This 2.5 mile round trip trail is about 30 miles from Bonita Springs (where we are staying) and allows dogs (leashed, of course). We packed a picnic lunch, plenty of water, bug spray, sunscreen, and hats, and left our site in late morning.
Established in 1996, this 35,000-acre refuge protects a portion of the Ten Thousand Islands estuarine ecosystem. The habitats here include:
- Marshes - Both fresh (northern part of the refuge) and salt (southern part) marshes are found here.
- Uplands - Hardwood hammocks that do not flood. Most are found on shell midden (mounds of mollusk shells left by Calusa people).
- Mangroves - These trees invade the salt marshes forming islands that provide the breeding grounds for commercial and recreational fish and shellfish.
- Open water and seagrasses - Seagrasses are homes for manatees (although we did not see any today).
- Barrier islands - These protect the estuaries of the Ten Thousand Islands area.
There are four trails here, but the Marsh Trail is dog-friendly and provides a glimpse of the area normally only accessible by water.
A boardwalk leads to the paved area of the trail. The observation tower is .25 miles from the parking lot and is great spot to observe wildlife.
Here are some of the sights from the observation tower.
After the observation tower, the trail becomes a gravel road that was used by the oil industry (yes, oil has been found and continues to be pumped out of this area). But there is abundant wildlife here among the mangrove tree islands.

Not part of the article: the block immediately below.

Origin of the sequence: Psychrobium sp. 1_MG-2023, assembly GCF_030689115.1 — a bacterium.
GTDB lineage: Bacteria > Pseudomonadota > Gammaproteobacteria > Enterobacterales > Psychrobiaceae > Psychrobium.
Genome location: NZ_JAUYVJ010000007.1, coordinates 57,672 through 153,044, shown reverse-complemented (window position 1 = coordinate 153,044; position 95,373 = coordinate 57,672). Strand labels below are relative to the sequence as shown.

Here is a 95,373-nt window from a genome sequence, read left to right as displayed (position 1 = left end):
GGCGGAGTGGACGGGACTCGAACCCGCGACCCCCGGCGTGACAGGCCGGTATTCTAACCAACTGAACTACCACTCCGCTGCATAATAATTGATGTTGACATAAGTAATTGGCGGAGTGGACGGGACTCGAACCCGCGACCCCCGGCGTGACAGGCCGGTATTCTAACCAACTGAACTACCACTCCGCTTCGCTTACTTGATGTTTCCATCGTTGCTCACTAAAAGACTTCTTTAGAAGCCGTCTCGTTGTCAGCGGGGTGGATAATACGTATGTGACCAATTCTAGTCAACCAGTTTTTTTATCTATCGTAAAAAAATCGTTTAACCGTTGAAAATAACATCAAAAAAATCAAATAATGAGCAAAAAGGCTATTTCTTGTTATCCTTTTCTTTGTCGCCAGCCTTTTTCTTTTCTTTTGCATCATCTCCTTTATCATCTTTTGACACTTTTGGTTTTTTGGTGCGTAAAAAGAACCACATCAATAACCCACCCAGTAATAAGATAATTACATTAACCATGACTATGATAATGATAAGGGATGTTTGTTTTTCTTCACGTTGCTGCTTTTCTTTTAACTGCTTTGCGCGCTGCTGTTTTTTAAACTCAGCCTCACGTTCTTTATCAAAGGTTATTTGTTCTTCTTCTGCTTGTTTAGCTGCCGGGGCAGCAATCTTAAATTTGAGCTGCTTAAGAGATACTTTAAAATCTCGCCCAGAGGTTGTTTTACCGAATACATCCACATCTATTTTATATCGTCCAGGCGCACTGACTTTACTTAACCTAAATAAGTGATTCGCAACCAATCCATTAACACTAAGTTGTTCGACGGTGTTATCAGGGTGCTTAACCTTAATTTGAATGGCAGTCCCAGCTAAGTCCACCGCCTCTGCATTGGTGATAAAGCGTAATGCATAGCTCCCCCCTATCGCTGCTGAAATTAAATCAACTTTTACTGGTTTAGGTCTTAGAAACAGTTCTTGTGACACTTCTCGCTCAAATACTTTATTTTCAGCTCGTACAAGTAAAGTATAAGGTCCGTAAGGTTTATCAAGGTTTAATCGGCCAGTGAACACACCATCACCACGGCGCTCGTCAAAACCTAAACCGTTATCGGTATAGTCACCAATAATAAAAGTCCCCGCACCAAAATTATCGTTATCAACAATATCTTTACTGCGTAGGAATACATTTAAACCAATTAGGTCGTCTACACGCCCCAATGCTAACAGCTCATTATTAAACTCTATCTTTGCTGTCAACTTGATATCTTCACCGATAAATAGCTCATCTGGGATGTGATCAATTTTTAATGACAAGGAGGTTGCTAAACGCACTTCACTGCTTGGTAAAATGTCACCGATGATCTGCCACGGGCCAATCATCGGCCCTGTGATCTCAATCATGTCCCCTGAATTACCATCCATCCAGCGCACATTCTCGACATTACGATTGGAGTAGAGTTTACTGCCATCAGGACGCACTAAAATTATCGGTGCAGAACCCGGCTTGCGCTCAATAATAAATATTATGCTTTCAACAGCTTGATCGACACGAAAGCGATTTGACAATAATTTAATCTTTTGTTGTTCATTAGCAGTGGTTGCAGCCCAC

This alligator looks like he just ate a huge meal! Look at that belly...
We came upon a nesting area for great white egrets that was amazing. The loud call of these majestic birds was something I had never heard before. How many do you see in this photo?
As I stopped to take some photos of the waterfowl, John spotted this gator just a few feet away sunning on the bank of the estuary. Oh my! We were very careful to keep an eye out for them for fear that one might snatch Sadie.
Many birds could be seen flying over the trail, but I loved this one of three pelicans in flight.
This is one of the canoe/kayak launches along the Marsh Trail. These trees with red berries were everywhere along the trail, as were the delicate white flowers.
This trail is approximately 1.2 miles and then we retraced our steps back to the observation tower where we had lunch while enjoying the view. It is the only shaded place on the trail.
In the center of the first photo is a tiny alligator just showing his head on the surface of the water. Nearby was a much larger one.
This is one last scene of egrets as we made our way back to the parking lot. We saw hundreds of butterflies, but rarely did they alight long enough for me to snap a photo. This one's wings were translucent and quite beautiful.
The endangered Florida panther (about 100 in total in the refuge, Big Cypress National Preserve, and Everglades) also lives in the area, but they are very rarely seen. Nocturnal animals, their primary cause of death is automobile accidents (about 20 a year). Each has a large territory of about 200 acres and they prowl the perimeter. Fences along the roads steer them to pathways under the road to help keep them safe.
This was a very enjoyable hike. There were some folks on the trail but not too many beyond the observation tower. The wildlife viewing of waterfowl and alligators was fantastic. And, the fact that it was dog-friendly made it a lot of fun for all of us.
For additional information about things to do at the wildlife refuge, check out their website, https://www.fws.gov/floridapanther/tenthousandislands/.